Study Finds Black Male Dropouts Have High Chance Of Landing In Prison
As if there weren’t enough disheartening stats about black men and the prison system, a new study finds that black men who are 29 and dropped out of high school have a 70 percent chance of winding up in prison.
The report from the Brookings Institution’s Hamilton Project found that black male dropouts born in 1975 are three times more likely to go to jail than their white counterparts. On top of this, a child born to a black father who dropped out of high school by the age of 14 has a 50 percent chance of having a father in prison. Meanwhile, less than 10 percent of white fathers without a diploma go to prison.
“We’ve seen an increase in students being suspended from school, which means they’re more likely to drop out,” Dennis Parker, director of the Racial Justice Program at the American Civil Liberties Union, told The Huffington Post. “It’s a very dramatic statement about the importance of keeping kids in schools and the consequences that occur when you don’t. I hope this statistic wakes us up to the problems that we face as a society.”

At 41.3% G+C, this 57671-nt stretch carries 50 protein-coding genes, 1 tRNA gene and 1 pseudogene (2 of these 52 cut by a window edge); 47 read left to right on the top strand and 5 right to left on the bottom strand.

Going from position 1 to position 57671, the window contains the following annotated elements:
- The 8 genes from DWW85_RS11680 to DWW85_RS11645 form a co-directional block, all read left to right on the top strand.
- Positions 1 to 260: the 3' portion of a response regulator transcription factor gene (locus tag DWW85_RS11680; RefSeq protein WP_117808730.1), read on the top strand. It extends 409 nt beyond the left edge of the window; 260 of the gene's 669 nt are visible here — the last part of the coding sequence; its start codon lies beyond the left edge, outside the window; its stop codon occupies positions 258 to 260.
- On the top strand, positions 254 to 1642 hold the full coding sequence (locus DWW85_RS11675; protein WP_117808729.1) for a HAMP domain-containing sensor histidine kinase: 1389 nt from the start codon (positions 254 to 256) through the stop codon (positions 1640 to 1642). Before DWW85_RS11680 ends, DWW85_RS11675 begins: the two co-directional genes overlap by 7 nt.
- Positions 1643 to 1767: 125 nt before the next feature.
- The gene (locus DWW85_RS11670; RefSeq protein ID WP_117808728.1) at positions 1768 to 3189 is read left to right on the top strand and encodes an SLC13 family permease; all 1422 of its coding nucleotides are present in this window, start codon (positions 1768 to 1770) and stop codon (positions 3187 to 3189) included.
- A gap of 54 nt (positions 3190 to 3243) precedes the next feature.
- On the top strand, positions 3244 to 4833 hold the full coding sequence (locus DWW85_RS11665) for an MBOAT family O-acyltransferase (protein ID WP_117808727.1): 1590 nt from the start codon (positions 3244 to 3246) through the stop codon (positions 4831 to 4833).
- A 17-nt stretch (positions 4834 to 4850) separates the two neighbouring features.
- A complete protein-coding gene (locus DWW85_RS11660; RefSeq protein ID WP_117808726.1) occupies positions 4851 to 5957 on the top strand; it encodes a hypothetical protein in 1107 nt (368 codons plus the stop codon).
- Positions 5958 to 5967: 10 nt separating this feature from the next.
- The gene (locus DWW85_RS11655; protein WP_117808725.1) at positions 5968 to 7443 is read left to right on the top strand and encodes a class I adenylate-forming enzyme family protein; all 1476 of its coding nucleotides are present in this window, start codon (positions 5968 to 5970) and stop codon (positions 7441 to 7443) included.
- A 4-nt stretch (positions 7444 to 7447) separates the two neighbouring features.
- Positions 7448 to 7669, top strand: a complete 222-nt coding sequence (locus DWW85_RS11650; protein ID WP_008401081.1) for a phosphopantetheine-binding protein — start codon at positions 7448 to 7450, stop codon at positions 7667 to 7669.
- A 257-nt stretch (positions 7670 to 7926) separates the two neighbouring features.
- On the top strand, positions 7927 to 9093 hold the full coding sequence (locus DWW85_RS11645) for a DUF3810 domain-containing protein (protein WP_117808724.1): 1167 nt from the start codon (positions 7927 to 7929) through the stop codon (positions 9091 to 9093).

Parker said this problem also affects the pockets of average taxpayers, as the cost of incarcerating people of all races is high. In 2010, the United States spent about $80 billion to imprison people.
Obviously, just not having a high school diplomas doesn’t lead to imprisonment. As many studies have shown, black men face discrimination at every stage of the criminal justice process–from arrest to conviction to sentencing. Recently, author, professor and activist Cornel West spoke about such disparities at a rally against solitary confinement in New York.
“Solitary confinement is torture, and it’s a crime against humanity to lock folks up when 60 percent of them are there for soft drugs, and everybody knows 12 percent of those are on the chocolate side, 12 percent of those are on the vanilla side of flying high in the friendly skies every week taking drugs, but 65 percent of the convictions are chocolate,” reports Democracy Now quotes the scholar. “That just lets us know that the legacy of white supremacy is still operating in America.”